Odor Management

To manage odors, wear a prosthetic sock that contains X-Static, an anti-microbial fiber technology designed to fight odor causing bacteria using silver yarn. Sock manufacturers, from Knit-Rite to Comfort to Royal Knit offer prosthetic socks that incorporate X-Static to fight smelly socks. X-Static is used in a lot of athletic and hunting gear to mask odors. The main difference between prosthetic socks and athletic gear is prosthetic socks use a significantly higher percentage of X-Static than hunting gear. The reason is related to excessive heat and moisture trapped inside a socket creating an environment for bacteria to thrive, hence more silver is required; and part of the reason why these specialized socks cost more than foot socks. 

For more information about prosthetic issues and which material helps solve or mitigate them, read our Quick Material Guide below.

Quick Material Guide

 

Issue

Material

Reason

Perspiration

Wool

Synthetic Fibers

Polyester Blends

 

Wool and polyester blends dissipate perspiration over a greater surface area and wick moisture away from your limb, providing a less damp sock. Polyester blends do not retain sweat.

 

  

Sensitive Skin

Gel

Synthetic Fiber (with silver)

 

Gel dissipates pressure in sore areas.

Synthetic socks with silver provide anti-microbial protection from odor causing bacteria and infection.

Reduces shear forces.

Volume Fluctuation

 

Uniquely shaped residual limbs

Synthetic Fibers with Lycra

Wool with Lycra

Lycra is an elastic type of fiber that stretches and contracts with volume fluctuation.

Other synthetic fibers can have elastic properties as well.

Lycra conforms to irregular limb shapes, providing a better fit.

Odor control

Silver

Socks containing X-Static

 

Wool, synthetic fibers, and anti-microbial infused gel have properties to reduce odor build-up. (Note: Make sure socks are cleaned regularly.)

 

Socks with Locking Liners

Choose a sock with pre-seamed hole-in-toe

 

 

Cutting holes in any sock material can cause threads to get stuck in the locking mechanism.

Make sure your prosthetic sock is not in the way of your pin (if the sock is caught on the pin and inserted into the lock you may have trouble removing your prosthesis).

Closed abrasions/closed sores

Gel

If you have high pressure areas within your socket, gel socks are best.

Gel dissipates high pressure areas by providing additional cushioning and shock absorption.

Pressure at the knee joint from multiple socks

Half socks

Half socks are great if you’re sinking too far into the socket.

Half socks replace volume along the bottom end of your limb while leaving room at the top for knee joint mobility. Great for new amputees, where the bottom of their residual limb shrinks faster than the top.


Specialized Socks

Aside from those discussed above, sock manufacturers also knit prosthetic socks for underneath a prosthetic liner. These liner socks are designed to help neutralize odor-causing bacteria; most will also wick sweat away from your residual limb.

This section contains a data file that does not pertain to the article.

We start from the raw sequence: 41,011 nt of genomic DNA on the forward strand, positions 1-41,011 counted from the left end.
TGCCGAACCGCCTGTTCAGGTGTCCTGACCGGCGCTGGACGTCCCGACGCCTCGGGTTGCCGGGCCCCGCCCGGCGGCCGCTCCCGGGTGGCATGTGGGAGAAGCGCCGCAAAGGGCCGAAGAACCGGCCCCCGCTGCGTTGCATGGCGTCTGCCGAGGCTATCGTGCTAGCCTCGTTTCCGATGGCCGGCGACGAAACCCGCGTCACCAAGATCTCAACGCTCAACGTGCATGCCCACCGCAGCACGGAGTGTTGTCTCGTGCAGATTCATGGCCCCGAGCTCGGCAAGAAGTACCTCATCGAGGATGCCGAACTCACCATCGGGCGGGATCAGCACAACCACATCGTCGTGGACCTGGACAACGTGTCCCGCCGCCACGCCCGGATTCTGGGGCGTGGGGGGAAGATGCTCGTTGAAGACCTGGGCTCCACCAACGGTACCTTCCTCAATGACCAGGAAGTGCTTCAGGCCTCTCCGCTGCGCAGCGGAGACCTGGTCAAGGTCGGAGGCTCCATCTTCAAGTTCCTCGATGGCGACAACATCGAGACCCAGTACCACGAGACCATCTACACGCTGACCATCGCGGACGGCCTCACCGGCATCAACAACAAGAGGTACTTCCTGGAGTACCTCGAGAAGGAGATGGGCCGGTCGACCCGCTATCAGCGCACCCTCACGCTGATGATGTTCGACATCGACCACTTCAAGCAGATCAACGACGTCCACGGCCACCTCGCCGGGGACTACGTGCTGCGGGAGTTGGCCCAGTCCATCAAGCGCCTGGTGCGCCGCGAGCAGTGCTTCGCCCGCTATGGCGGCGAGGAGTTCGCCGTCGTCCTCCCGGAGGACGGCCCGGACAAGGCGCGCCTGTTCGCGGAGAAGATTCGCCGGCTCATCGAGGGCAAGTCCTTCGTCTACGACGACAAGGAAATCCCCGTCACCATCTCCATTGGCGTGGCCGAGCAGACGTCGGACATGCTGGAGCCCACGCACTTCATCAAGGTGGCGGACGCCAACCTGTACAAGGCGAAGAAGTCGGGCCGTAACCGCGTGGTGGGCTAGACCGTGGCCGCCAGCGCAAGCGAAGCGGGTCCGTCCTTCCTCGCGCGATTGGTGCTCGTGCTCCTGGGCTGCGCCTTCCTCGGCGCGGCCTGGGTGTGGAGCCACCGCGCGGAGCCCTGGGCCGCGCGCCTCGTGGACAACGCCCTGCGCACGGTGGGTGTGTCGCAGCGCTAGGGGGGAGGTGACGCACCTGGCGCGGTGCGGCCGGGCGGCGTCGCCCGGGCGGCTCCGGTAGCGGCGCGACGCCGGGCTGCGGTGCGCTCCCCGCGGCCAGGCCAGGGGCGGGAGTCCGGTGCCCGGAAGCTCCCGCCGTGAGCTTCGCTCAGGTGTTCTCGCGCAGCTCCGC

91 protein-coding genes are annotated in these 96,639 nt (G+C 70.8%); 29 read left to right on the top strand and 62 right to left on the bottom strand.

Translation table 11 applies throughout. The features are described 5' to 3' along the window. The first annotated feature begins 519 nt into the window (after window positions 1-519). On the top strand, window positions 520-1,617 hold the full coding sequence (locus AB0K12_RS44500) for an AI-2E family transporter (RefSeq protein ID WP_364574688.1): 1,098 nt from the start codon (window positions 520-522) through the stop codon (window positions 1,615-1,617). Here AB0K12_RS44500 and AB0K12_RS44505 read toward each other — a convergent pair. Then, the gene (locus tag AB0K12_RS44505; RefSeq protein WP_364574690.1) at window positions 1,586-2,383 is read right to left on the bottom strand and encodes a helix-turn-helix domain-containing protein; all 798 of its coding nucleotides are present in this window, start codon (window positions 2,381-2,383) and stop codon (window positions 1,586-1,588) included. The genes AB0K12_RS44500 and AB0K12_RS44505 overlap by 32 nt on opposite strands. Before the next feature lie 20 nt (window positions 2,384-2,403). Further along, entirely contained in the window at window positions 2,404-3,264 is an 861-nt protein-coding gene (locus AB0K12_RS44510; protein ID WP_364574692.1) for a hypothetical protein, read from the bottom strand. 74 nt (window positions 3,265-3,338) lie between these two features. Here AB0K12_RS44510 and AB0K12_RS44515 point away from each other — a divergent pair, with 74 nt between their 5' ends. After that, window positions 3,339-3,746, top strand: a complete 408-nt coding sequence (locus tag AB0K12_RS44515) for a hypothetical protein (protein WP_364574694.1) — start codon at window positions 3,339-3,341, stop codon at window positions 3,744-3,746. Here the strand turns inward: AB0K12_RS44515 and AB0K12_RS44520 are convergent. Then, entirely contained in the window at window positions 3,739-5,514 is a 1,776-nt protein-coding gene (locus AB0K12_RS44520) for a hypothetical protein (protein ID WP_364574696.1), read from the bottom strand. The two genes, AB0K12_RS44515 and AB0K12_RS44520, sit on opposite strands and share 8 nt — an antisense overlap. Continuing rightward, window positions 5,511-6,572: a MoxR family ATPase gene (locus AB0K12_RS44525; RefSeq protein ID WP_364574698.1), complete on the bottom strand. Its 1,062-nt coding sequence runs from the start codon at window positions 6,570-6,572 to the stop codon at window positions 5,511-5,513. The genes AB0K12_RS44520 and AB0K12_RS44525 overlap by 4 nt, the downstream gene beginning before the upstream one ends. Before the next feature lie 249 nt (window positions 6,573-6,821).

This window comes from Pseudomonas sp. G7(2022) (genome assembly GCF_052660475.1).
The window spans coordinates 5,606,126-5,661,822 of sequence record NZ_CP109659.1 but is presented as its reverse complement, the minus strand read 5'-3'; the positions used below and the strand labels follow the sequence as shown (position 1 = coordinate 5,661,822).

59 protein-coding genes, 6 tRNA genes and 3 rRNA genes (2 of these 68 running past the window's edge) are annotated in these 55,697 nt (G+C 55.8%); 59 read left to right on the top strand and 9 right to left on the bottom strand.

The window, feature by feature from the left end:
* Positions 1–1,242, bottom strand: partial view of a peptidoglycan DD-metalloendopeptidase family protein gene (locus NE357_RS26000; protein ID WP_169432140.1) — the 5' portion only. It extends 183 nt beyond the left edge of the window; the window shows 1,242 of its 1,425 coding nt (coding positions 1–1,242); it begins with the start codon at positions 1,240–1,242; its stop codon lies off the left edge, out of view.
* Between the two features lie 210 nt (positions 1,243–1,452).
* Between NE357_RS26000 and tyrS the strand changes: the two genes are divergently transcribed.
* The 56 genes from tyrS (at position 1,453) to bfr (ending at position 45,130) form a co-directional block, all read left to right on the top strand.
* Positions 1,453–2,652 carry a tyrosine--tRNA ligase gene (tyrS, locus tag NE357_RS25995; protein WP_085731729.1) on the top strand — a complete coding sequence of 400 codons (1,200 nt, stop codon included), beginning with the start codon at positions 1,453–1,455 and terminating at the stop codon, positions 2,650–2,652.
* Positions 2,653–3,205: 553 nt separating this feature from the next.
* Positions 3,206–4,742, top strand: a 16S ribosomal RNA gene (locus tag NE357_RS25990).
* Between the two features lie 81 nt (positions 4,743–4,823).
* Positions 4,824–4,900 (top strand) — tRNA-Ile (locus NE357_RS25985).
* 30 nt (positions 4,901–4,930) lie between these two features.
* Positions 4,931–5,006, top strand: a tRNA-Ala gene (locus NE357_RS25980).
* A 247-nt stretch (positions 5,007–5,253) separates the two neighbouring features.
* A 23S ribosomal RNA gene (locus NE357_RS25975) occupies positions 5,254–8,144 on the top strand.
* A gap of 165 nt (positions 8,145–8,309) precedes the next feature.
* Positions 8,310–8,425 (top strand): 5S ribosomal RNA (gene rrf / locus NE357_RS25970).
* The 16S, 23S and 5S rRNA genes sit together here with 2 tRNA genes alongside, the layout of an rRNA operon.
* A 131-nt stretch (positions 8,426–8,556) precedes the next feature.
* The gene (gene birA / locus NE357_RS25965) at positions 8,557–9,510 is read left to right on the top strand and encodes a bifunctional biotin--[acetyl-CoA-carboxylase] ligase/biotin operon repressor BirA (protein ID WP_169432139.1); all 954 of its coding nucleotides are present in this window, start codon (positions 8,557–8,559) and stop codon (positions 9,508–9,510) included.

Many people will keep a bunch of these specialized under liner socks in their sock supply so they can easily exchange a wet sock with a dry one. Furthermore, as these socks are meant for use underneath a prosthetic liner, they can vastly improve your limb hygiene. 

While it can be tempting to layer these specialized socks with your other prosthetic socks, we recommend sticking to only one sock underneath your liner, so as not to disrupt the suspension of your prosthesis. The remaining socks that comprise your sock routine should be worn over your liner to help manage socket volume. 

If you wear a foam-type liner than we suggest applying an under-liner sock first and then apply your remaining multi-ply 3 and 5 ply socks.

Lastly, when choosing prosthetic socks, remember that while most manufacturers follow the industry standard for sizing, not all brands have similar shapes and sizes. Each size is programmed into a knitting machine which doesn’t produce the exact same exact shape between different sock brands. This is why sizing and fit can differ from one brand to the next. Lastly, if you are experiencing “tent” formation or puckering along the toe area of your sock, it means you need a sock with either more Lycra content or possibly a different brand of prosthetic sock that offers a better toe shape. 

If you have any questions or concerns about prosthetic socks, please don’t hesitate to contact the Amputee Store Customer Success Team. But if you already have a favorite prosthetic sock, please share the style and brand by commenting below.

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<a href="https://amputeestore.com/blogs/amputee-store-blog/help-me-choose-prosthetic-socks">Help Me Choose: Prosthetic Socks</a>

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1 comment


  • I am in need of socks. Must have hole on bottom.

    Richard Zschunke on